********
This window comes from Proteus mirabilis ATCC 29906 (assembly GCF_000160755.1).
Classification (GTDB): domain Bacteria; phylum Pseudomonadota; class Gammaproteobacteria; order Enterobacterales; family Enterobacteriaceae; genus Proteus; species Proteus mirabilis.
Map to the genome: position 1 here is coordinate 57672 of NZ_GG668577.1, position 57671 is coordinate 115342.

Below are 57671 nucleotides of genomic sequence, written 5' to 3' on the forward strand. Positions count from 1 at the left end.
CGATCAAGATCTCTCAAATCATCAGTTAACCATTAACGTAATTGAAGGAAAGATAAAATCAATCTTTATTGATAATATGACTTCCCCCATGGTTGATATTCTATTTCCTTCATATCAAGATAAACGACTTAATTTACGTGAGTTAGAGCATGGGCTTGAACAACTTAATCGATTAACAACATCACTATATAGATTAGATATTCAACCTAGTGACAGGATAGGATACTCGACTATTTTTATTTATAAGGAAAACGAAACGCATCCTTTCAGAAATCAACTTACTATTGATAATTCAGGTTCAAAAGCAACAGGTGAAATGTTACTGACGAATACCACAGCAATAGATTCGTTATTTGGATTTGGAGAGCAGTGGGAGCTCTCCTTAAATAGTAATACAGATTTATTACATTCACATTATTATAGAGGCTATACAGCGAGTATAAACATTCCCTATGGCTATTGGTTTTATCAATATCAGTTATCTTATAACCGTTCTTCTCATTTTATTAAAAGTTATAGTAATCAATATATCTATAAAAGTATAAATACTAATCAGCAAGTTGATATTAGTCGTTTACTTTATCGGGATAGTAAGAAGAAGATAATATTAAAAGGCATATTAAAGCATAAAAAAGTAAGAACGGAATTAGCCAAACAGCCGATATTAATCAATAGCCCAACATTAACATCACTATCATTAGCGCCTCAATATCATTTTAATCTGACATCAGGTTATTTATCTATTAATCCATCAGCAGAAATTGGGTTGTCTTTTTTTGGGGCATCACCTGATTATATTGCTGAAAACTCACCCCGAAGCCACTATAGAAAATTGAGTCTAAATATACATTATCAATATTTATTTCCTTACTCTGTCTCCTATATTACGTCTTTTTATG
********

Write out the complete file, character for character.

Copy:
This window comes from Proteus mirabilis ATCC 29906 (assembly GCF_000160755.1).
Classification (GTDB): domain Bacteria; phylum Pseudomonadota; class Gammaproteobacteria; order Enterobacterales; family Enterobacteriaceae; genus Proteus; species Proteus mirabilis.
Map to the genome: position 1 here is coordinate 57672 of NZ_GG668577.1, position 57671 is coordinate 115342.

Below are 57671 nucleotides of genomic sequence, written 5' to 3' on the forward strand. Positions count from 1 at the left end.
CGATCAAGATCTCTCAAATCATCAGTTAACCATTAACGTAATTGAAGGAAAGATAAAATCAATCTTTATTGATAATATGACTTCCCCCATGGTTGATATTCTATTTCCTTCATATCAAGATAAACGACTTAATTTACGTGAGTTAGAGCATGGGCTTGAACAACTTAATCGATTAACAACATCACTATATAGATTAGATATTCAACCTAGTGACAGGATAGGATACTCGACTATTTTTATTTATAAGGAAAACGAAACGCATCCTTTCAGAAATCAACTTACTATTGATAATTCAGGTTCAAAAGCAACAGGTGAAATGTTACTGACGAATACCACAGCAATAGATTCGTTATTTGGATTTGGAGAGCAGTGGGAGCTCTCCTTAAATAGTAATACAGATTTATTACATTCACATTATTATAGAGGCTATACAGCGAGTATAAACATTCCCTATGGCTATTGGTTTTATCAATATCAGTTATCTTATAACCGTTCTTCTCATTTTATTAAAAGTTATAGTAATCAATATATCTATAAAAGTATAAATACTAATCAGCAAGTTGATATTAGTCGTTTACTTTATCGGGATAGTAAGAAGAAGATAATATTAAAAGGCATATTAAAGCATAAAAAAGTAAGAACGGAATTAGCCAAACAGCCGATATTAATCAATAGCCCAACATTAACATCACTATCATTAGCGCCTCAATATCATTTTAATCTGACATCAGGTTATTTATCTATTAATCCATCAGCAGAAATTGGGTTGTCTTTTTTTGGGGCATCACCTGATTATATTGCTGAAAACTCACCCCGAAGCCACTATAGAAAATTGAGTCTAAATATACATTATCAATATTTATTTCCTTACTCTGTCTCCTATATTACGTCTTTTTATG